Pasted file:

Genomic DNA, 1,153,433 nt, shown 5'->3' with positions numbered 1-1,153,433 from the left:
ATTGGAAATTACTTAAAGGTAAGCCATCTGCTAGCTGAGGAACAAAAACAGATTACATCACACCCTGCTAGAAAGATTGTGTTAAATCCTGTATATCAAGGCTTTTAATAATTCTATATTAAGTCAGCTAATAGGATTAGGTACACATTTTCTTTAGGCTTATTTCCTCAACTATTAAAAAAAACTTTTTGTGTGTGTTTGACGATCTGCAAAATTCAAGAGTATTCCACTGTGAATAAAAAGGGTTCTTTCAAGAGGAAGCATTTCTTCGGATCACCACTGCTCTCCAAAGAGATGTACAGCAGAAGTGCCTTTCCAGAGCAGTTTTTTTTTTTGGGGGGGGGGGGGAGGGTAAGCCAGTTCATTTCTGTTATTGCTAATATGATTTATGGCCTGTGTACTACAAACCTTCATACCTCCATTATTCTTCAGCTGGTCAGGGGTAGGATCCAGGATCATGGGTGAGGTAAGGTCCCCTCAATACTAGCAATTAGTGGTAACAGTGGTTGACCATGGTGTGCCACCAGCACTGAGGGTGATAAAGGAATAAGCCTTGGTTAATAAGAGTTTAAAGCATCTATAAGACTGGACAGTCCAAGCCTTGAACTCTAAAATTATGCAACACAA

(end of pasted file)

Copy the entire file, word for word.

Genomic DNA, 1,153,433 nt, shown 5'->3' with positions numbered 1-1,153,433 from the left:
ATTGGAAATTACTTAAAGGTAAGCCATCTGCTAGCTGAGGAACAAAAACAGATTACATCACACCCTGCTAGAAAGATTGTGTTAAATCCTGTATATCAAGGCTTTTAATAATTCTATATTAAGTCAGCTAATAGGATTAGGTACACATTTTCTTTAGGCTTATTTCCTCAACTATTAAAAAAAACTTTTTGTGTGTGTTTGACGATCTGCAAAATTCAAGAGTATTCCACTGTGAATAAAAAGGGTTCTTTCAAGAGGAAGCATTTCTTCGGATCACCACTGCTCTCCAAAGAGATGTACAGCAGAAGTGCCTTTCCAGAGCAGTTTTTTTTTTTGGGGGGGGGGGGGAGGGTAAGCCAGTTCATTTCTGTTATTGCTAATATGATTTATGGCCTGTGTACTACAAACCTTCATACCTCCATTATTCTTCAGCTGGTCAGGGGTAGGATCCAGGATCATGGGTGAGGTAAGGTCCCCTCAATACTAGCAATTAGTGGTAACAGTGGTTGACCATGGTGTGCCACCAGCACTGAGGGTGATAAAGGAATAAGCCTTGGTTAATAAGAGTTTAAAGCATCTATAAGACTGGACAGTCCAAGCCTTGAACTCTAAAATTATGCAACACAA